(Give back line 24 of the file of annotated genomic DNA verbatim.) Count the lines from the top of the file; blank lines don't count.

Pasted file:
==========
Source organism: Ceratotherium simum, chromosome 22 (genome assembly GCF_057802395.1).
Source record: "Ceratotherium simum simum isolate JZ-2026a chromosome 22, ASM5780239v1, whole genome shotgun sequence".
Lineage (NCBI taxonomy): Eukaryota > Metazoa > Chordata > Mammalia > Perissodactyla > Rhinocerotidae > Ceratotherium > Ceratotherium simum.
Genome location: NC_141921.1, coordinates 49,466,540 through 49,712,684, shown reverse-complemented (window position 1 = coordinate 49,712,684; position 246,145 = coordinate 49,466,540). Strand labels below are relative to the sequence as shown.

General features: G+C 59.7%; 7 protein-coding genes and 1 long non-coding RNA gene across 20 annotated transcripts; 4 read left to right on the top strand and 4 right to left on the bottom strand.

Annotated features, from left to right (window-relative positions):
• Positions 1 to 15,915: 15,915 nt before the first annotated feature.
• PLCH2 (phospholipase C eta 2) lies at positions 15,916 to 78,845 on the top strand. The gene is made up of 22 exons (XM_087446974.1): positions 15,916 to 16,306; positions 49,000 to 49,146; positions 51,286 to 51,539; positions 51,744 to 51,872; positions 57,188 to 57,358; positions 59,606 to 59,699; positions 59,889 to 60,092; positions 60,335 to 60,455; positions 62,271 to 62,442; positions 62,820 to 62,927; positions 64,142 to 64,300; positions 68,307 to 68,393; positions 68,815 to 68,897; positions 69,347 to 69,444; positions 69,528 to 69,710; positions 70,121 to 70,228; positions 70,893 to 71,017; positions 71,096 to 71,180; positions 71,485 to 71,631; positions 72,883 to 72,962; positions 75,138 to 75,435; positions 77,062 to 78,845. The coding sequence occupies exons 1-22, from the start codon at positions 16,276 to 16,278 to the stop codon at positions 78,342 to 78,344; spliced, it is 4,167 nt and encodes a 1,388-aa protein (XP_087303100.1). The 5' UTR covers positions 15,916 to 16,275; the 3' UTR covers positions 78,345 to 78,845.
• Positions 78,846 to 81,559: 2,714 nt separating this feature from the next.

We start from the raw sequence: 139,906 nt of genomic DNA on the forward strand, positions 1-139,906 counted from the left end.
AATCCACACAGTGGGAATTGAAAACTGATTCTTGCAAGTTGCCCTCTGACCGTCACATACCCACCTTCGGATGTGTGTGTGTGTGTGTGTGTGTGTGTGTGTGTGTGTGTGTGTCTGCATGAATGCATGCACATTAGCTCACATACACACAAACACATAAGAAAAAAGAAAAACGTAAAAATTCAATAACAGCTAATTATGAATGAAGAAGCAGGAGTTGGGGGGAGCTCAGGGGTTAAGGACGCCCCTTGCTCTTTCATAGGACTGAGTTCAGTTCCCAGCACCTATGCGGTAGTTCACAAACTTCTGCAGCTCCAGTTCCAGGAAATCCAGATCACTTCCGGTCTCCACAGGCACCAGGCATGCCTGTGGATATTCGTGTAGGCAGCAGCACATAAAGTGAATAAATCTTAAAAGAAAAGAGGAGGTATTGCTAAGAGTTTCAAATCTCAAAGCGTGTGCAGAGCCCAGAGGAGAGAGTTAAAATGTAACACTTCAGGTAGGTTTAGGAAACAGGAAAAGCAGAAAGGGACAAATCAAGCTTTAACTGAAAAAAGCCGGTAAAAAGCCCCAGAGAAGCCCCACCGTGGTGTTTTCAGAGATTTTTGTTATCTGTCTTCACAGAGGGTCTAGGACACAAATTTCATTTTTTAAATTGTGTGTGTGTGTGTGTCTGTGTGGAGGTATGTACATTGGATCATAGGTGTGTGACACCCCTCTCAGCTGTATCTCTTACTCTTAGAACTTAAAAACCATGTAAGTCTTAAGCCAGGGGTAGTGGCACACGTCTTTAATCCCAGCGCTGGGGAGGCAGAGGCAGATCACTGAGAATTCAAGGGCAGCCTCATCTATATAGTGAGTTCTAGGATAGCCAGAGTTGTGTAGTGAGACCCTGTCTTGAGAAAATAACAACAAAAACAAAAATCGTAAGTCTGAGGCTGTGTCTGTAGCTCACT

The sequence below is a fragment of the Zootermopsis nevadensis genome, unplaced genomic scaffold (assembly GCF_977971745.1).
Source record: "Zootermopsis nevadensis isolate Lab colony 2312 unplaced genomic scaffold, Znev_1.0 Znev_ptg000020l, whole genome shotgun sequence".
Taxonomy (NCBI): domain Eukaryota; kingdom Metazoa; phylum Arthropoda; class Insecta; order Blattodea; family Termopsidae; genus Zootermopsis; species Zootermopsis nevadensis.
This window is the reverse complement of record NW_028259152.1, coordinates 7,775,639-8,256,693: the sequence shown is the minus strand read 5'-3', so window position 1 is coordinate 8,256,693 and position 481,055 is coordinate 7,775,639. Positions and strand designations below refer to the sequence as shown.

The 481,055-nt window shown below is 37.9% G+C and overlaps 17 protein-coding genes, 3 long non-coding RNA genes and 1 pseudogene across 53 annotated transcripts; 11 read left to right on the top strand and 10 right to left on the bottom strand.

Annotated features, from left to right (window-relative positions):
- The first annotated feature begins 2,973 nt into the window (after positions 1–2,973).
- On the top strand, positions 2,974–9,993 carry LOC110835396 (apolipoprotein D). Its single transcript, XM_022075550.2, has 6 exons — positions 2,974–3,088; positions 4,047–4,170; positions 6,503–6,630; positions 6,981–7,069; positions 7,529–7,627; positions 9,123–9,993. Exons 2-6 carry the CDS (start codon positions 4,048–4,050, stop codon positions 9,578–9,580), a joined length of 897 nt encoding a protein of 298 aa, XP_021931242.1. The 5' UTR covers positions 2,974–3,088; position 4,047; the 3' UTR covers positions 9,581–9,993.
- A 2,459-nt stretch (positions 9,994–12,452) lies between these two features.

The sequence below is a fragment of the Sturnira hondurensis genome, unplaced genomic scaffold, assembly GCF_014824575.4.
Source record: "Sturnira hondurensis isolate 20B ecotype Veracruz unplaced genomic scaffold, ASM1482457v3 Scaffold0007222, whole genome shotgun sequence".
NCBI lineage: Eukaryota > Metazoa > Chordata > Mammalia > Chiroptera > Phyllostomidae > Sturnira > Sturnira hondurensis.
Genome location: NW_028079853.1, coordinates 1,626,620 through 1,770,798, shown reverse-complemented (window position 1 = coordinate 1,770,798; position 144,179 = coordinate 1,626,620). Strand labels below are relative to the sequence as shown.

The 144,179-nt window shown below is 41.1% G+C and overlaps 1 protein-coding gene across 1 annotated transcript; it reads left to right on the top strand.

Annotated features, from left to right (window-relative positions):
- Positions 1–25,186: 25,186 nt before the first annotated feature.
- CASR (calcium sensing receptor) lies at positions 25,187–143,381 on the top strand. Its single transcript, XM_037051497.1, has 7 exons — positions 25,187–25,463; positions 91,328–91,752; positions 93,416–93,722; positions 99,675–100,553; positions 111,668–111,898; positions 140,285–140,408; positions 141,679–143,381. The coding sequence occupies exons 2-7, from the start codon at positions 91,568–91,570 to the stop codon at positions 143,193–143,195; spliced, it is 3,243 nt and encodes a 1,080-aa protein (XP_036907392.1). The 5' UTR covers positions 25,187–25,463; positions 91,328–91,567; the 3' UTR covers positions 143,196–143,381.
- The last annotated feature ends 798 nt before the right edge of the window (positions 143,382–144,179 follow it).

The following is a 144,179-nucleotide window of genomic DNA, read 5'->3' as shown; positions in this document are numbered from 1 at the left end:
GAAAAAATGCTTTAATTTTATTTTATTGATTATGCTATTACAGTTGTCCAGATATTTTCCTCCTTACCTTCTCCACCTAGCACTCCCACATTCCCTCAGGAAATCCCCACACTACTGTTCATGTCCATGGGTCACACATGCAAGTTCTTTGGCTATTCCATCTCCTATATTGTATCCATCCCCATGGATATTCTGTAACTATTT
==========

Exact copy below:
Genome location: NW_028079853.1, coordinates 1,626,620 through 1,770,798, shown reverse-complemented (window position 1 = coordinate 1,770,798; position 144,179 = coordinate 1,626,620). Strand labels below are relative to the sequence as shown.